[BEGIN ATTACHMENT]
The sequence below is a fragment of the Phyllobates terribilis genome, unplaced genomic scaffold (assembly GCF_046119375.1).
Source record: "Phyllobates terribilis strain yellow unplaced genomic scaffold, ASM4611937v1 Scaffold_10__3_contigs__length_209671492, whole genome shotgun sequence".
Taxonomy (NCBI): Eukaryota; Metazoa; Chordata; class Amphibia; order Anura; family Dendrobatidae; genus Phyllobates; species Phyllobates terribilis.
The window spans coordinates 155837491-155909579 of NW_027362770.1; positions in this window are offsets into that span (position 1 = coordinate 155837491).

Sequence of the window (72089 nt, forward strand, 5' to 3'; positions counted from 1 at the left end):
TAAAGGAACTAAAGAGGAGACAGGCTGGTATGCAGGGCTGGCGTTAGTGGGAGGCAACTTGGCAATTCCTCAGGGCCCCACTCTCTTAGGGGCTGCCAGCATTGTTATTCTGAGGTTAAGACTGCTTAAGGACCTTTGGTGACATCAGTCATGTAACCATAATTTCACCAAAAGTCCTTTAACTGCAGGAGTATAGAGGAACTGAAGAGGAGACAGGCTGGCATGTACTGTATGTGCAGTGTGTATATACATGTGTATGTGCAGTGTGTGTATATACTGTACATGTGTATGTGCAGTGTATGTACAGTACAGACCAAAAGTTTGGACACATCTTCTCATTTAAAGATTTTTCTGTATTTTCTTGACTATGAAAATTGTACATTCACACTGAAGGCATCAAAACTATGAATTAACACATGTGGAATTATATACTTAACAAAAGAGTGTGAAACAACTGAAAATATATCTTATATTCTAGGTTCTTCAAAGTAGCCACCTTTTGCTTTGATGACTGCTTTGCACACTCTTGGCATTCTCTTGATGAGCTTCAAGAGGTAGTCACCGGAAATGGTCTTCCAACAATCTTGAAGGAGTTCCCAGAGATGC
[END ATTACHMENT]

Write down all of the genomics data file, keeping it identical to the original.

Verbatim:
The sequence below is a fragment of the Phyllobates terribilis genome, unplaced genomic scaffold (assembly GCF_046119375.1).
Source record: "Phyllobates terribilis strain yellow unplaced genomic scaffold, ASM4611937v1 Scaffold_10__3_contigs__length_209671492, whole genome shotgun sequence".
Taxonomy (NCBI): Eukaryota; Metazoa; Chordata; class Amphibia; order Anura; family Dendrobatidae; genus Phyllobates; species Phyllobates terribilis.
The window spans coordinates 155837491-155909579 of NW_027362770.1; positions in this window are offsets into that span (position 1 = coordinate 155837491).

Sequence of the window (72089 nt, forward strand, 5' to 3'; positions counted from 1 at the left end):
TAAAGGAACTAAAGAGGAGACAGGCTGGTATGCAGGGCTGGCGTTAGTGGGAGGCAACTTGGCAATTCCTCAGGGCCCCACTCTCTTAGGGGCTGCCAGCATTGTTATTCTGAGGTTAAGACTGCTTAAGGACCTTTGGTGACATCAGTCATGTAACCATAATTTCACCAAAAGTCCTTTAACTGCAGGAGTATAGAGGAACTGAAGAGGAGACAGGCTGGCATGTACTGTATGTGCAGTGTGTATATACATGTGTATGTGCAGTGTGTGTATATACTGTACATGTGTATGTGCAGTGTATGTACAGTACAGACCAAAAGTTTGGACACATCTTCTCATTTAAAGATTTTTCTGTATTTTCTTGACTATGAAAATTGTACATTCACACTGAAGGCATCAAAACTATGAATTAACACATGTGGAATTATATACTTAACAAAAGAGTGTGAAACAACTGAAAATATATCTTATATTCTAGGTTCTTCAAAGTAGCCACCTTTTGCTTTGATGACTGCTTTGCACACTCTTGGCATTCTCTTGATGAGCTTCAAGAGGTAGTCACCGGAAATGGTCTTCCAACAATCTTGAAGGAGTTCCCAGAGATGC